.... a situation where a person is unable to physically leave the place where he or she receives aged care services. The means of detention may include locked doors, windows or gates, and the constant supervision and escorting of a person to prevent the person from exercising freedom of movement.

Of particular relevance is their comments on detention and keypad operated doors, a common feature of ‘dementia specific’ or ‘memory’ units in residential aged care. The policy notes that:

If a person lives in a locked area, and is able to operate the keypad that person is not detained. If a person lives in a locked area, and cannot operate the keypad, or alternatively cannot ask to have the doors opened on request, and have this request granted, then the person is detained (OPA, 2015: 4).

There is no doubt then, that people with dementia, who reside in units where access is restricted in this way, are detained unlawfully.[55]

8.64      The Public Advocate Victoria submitted similar evidence, that in aged care and disability settings 'restrictive interventions are applied without external authorisation of a court or tribunal.'[56]

8.65      The President of the Guardianship and Administration Board of Tasmania has observed:

Residential Aged Care Facilities continue to systematically detain people with dementia without clear authority to do so and in circumstances where the establishment of a requirement to do so under their duty of care might be questionable, or in other words, in circumstances where the defence of necessity to a charge or claim of unlawful detention might not exist or, at best, be limited. It seems that most facilities are prepared to 'risk it' that no-one will bring criminal or civil proceedings in relation to unlawful detention.[57]

8.66      Alzheimer's Australia highlighted that of chemical (pharmacological) restraint is also prevalent in aged care:

It is estimated that about half of people in aged care and about 80% of those with dementia are receiving psychotropic medications, although this varies between facilities. There is evidence to suggest that in some cases these medications have been prescribed inappropriately. The evidence supporting the use of antipsychotic medications is modest at best, with international data suggesting that only 20% of people with dementia derive any benefit from antipsychotic medications.[58]

8.67      Prof Flemming et al recommended:

The capacity of the aged care system to provide appropriate care to people with dementia could be increased by the delivery of education to managers and staff on human rights and the care of people with dementia and by increasing the emphasis placed by the Department of Health on the provision of suitably designed environments to accommodate those people with dementia who have a real need for secure accommodation. Both of these activities could be undertaken by the Department of Health funded Dementia Training Study Centres.[59]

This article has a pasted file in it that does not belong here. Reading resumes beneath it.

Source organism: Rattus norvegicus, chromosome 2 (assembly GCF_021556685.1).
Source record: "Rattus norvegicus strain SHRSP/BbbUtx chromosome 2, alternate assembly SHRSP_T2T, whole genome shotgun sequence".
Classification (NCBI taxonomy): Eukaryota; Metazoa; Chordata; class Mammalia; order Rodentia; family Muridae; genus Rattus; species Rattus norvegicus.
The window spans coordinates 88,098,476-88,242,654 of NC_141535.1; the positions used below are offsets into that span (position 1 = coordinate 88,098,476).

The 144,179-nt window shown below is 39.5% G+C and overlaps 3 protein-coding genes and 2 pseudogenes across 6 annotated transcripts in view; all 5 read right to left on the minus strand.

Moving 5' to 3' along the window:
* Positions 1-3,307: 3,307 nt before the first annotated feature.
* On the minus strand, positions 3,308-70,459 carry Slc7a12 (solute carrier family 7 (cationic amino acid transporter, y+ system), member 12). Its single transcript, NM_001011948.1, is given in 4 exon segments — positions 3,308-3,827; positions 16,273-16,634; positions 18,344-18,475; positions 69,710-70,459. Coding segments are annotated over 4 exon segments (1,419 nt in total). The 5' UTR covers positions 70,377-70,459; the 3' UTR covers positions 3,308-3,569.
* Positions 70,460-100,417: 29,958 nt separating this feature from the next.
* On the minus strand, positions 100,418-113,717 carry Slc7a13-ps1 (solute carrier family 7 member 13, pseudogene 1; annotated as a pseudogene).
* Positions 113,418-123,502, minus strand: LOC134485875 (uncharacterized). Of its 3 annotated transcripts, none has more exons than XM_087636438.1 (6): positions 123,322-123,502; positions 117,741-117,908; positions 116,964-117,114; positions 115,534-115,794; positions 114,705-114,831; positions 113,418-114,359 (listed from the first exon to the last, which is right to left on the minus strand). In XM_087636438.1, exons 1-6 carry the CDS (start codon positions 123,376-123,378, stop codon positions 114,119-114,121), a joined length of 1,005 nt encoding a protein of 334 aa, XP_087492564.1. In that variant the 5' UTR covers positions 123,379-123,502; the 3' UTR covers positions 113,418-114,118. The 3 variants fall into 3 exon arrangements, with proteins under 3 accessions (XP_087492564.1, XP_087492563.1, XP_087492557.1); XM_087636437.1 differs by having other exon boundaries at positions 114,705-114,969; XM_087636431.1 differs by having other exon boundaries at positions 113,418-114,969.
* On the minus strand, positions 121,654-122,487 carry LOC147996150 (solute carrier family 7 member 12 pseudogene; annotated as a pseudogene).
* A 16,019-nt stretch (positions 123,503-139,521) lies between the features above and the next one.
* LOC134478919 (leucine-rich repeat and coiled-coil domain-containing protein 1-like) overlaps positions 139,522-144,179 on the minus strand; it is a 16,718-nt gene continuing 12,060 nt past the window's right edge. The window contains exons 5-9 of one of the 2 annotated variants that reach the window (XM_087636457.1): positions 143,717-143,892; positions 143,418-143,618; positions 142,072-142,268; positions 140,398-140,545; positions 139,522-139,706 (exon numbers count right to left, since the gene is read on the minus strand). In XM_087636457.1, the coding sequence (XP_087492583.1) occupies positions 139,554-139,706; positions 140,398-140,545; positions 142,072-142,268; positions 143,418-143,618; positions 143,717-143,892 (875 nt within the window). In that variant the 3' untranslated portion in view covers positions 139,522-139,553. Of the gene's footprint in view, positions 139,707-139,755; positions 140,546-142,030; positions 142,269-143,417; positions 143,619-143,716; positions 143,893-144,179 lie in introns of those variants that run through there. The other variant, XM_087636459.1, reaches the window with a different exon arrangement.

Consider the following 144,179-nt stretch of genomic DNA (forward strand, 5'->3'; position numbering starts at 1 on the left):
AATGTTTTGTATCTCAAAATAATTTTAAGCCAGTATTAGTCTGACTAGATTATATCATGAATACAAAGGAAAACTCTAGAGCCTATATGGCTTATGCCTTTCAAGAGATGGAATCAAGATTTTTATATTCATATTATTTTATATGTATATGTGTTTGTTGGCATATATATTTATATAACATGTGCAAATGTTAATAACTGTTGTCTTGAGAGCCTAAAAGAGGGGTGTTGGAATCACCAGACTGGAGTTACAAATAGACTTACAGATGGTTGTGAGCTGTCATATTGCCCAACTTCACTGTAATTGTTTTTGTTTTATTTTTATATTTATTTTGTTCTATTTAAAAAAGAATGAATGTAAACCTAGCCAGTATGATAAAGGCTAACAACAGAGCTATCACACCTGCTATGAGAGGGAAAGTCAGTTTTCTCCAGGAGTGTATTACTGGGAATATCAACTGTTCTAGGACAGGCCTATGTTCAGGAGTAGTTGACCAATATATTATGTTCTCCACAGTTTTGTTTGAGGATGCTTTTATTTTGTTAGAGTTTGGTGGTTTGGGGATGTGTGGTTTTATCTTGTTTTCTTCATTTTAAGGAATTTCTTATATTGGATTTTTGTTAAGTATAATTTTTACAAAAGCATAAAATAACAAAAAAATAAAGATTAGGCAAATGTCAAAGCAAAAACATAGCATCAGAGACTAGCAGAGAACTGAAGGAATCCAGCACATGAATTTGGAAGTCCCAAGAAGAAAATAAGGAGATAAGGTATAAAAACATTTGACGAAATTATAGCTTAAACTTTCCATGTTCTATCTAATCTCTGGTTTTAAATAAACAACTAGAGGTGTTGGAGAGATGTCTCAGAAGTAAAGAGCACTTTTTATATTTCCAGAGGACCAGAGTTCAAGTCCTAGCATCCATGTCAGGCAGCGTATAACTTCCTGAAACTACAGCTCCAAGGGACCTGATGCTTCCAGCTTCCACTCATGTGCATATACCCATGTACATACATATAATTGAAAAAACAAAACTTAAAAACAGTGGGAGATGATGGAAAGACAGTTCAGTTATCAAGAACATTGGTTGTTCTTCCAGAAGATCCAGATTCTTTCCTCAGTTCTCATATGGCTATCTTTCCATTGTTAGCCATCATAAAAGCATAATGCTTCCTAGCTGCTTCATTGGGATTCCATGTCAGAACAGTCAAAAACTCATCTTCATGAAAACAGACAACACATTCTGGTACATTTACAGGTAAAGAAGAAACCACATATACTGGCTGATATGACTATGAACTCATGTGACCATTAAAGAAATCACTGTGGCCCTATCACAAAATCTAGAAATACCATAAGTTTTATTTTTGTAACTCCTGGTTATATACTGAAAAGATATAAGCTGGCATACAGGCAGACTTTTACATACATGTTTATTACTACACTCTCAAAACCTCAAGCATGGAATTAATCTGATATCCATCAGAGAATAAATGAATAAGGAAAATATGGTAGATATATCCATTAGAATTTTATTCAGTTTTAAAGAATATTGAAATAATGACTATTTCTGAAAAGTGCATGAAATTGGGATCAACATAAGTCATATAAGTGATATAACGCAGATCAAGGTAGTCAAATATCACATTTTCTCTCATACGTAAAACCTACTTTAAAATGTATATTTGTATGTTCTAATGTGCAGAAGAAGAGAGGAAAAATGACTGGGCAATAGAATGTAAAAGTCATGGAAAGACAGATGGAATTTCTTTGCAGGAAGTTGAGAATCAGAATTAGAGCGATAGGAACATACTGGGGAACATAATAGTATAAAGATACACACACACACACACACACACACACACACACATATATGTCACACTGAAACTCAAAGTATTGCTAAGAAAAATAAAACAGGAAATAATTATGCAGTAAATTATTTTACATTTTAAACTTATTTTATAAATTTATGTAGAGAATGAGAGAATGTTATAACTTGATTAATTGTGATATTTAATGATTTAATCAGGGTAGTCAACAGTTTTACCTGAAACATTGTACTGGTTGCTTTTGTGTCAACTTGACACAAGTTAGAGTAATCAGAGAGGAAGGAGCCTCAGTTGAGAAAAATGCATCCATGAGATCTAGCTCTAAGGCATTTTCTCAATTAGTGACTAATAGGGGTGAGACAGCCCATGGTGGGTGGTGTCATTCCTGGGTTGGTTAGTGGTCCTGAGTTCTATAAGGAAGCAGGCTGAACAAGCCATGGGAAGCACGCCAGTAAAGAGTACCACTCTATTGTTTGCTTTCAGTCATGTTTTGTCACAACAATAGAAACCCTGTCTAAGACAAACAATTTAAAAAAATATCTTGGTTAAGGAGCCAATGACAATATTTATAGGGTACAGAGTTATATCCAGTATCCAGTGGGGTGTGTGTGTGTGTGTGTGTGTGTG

8.68      Alzheimer's Australia made a range of recommendations for addressing indefinite detention in the aged care sector which included, staff training, improved information for consumers and carers, quality standards and assessment process to include benchmarks on reducing physical and chemical restraint and improved complaints mechanisms. Alzheimer's Australia stressed the importance of addressing this issue:

Dementia is one of the major chronic diseases of this century. With the continued ageing of the population and the growing numbers of people with dementia, human rights issues in relation to people with dementia who are imprisoned, and those who are restrained within the aged care system, need to be considered and addressed.[60]

Committee view

8.69      It is clear from the evidence provided that indefinite detention of people with cognitive or psychiatric impairment is a significant problem within the aged care context, occurring both within external facilities and private homes. It is also clear this detention is often informal, unregulated and unlawful.

8.70      The evidence presented to this inquiry further supports the views formed by the committee during its 2015 abuse inquiry that action needs to be taken in the aged care setting to protect vulnerable people from abuse.

Concluding committee view

8.71      It is clear there is a prevalence of indefinite detention of Australians with cognitive or psychiatric impairment within the mental health, disability, guardianship and aged-care contexts. This detention takes place in a number of location types and comes in many forms. It can stem from formal orders under mental health, disability or guardianship legislation. It can stem from restrictive practice or seclusion that creates a de facto form of indefinite detention. It can also be informal and unregulated, as a result of practices within the disability or aged-care, and in some cases in private homes.

8.72      It is also clear to the committee that evidence for this problem has been well-known to states and territories, and the Commonwealth, for some time. Although there have been some moves to address this form of indefinite detention, they have been patchy at best, and significantly underfunded.

8.73      As with the forensic mental health regimes, changes to these sectors will require effort from the states and territories, as well as coordination and leadership from the Commonwealth.